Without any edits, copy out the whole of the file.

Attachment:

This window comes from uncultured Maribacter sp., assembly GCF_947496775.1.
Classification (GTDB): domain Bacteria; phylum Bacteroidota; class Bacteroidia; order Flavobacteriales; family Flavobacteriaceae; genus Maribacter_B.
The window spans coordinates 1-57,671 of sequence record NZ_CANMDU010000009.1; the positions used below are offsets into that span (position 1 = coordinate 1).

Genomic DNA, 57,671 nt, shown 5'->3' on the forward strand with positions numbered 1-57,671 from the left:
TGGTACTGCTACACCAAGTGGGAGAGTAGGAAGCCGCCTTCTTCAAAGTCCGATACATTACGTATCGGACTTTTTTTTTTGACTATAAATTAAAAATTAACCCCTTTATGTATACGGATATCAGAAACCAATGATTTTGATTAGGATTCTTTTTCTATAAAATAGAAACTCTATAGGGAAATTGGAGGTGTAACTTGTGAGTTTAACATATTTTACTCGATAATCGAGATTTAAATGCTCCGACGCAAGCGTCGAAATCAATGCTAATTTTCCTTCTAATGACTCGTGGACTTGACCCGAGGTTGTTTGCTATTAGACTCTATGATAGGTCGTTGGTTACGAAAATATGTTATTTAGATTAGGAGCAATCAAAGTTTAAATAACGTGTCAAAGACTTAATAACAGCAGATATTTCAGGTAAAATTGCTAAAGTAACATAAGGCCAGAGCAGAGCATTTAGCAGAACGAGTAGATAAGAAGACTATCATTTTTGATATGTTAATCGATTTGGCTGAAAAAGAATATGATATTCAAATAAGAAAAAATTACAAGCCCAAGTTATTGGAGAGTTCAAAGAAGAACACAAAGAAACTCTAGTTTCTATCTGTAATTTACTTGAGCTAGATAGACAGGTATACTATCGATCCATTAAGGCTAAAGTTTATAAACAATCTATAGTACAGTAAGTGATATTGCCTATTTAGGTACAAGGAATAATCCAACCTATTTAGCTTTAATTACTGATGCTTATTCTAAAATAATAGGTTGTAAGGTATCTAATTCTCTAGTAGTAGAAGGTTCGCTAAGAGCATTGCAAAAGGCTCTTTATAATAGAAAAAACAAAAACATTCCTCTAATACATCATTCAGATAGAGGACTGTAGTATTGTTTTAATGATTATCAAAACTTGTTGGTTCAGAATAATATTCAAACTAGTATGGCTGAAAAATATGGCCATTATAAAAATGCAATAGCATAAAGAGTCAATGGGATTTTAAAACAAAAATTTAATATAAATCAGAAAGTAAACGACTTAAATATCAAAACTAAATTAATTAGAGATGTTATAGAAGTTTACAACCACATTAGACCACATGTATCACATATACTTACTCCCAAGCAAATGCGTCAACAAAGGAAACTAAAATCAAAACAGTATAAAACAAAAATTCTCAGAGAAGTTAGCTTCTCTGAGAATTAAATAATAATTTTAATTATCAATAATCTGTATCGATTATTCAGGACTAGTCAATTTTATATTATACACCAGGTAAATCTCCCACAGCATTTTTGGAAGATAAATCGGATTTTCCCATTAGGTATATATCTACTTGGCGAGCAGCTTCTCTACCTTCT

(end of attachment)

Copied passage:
This window comes from uncultured Maribacter sp., assembly GCF_947496775.1.
Classification (GTDB): domain Bacteria; phylum Bacteroidota; class Bacteroidia; order Flavobacteriales; family Flavobacteriaceae; genus Maribacter_B.
The window spans coordinates 1-57,671 of sequence record NZ_CANMDU010000009.1; the positions used below are offsets into that span (position 1 = coordinate 1).

Genomic DNA, 57,671 nt, shown 5'->3' on the forward strand with positions numbered 1-57,671 from the left:
TGGTACTGCTACACCAAGTGGGAGAGTAGGAAGCCGCCTTCTTCAAAGTCCGATACATTACGTATCGGACTTTTTTTTTTGACTATAAATTAAAAATTAACCCCTTTATGTATACGGATATCAGAAACCAATGATTTTGATTAGGATTCTTTTTCTATAAAATAGAAACTCTATAGGGAAATTGGAGGTGTAACTTGTGAGTTTAACATATTTTACTCGATAATCGAGATTTAAATGCTCCGACGCAAGCGTCGAAATCAATGCTAATTTTCCTTCTAATGACTCGTGGACTTGACCCGAGGTTGTTTGCTATTAGACTCTATGATAGGTCGTTGGTTACGAAAATATGTTATTTAGATTAGGAGCAATCAAAGTTTAAATAACGTGTCAAAGACTTAATAACAGCAGATATTTCAGGTAAAATTGCTAAAGTAACATAAGGCCAGAGCAGAGCATTTAGCAGAACGAGTAGATAAGAAGACTATCATTTTTGATATGTTAATCGATTTGGCTGAAAAAGAATATGATATTCAAATAAGAAAAAATTACAAGCCCAAGTTATTGGAGAGTTCAAAGAAGAACACAAAGAAACTCTAGTTTCTATCTGTAATTTACTTGAGCTAGATAGACAGGTATACTATCGATCCATTAAGGCTAAAGTTTATAAACAATCTATAGTACAGTAAGTGATATTGCCTATTTAGGTACAAGGAATAATCCAACCTATTTAGCTTTAATTACTGATGCTTATTCTAAAATAATAGGTTGTAAGGTATCTAATTCTCTAGTAGTAGAAGGTTCGCTAAGAGCATTGCAAAAGGCTCTTTATAATAGAAAAAACAAAAACATTCCTCTAATACATCATTCAGATAGAGGACTGTAGTATTGTTTTAATGATTATCAAAACTTGTTGGTTCAGAATAATATTCAAACTAGTATGGCTGAAAAATATGGCCATTATAAAAATGCAATAGCATAAAGAGTCAATGGGATTTTAAAACAAAAATTTAATATAAATCAGAAAGTAAACGACTTAAATATCAAAACTAAATTAATTAGAGATGTTATAGAAGTTTACAACCACATTAGACCACATGTATCACATATACTTACTCCCAAGCAAATGCGTCAACAAAGGAAACTAAAATCAAAACAGTATAAAACAAAAATTCTCAGAGAAGTTAGCTTCTCTGAGAATTAAATAATAATTTTAATTATCAATAATCTGTATCGATTATTCAGGACTAGTCAATTTTATATTATACACCAGGTAAATCTCCCACAGCATTTTTGGAAGATAAATCGGATTTTCCCATTAGGTATATATCTACTTGGCGAGCAGCTTCTCTACCTTCT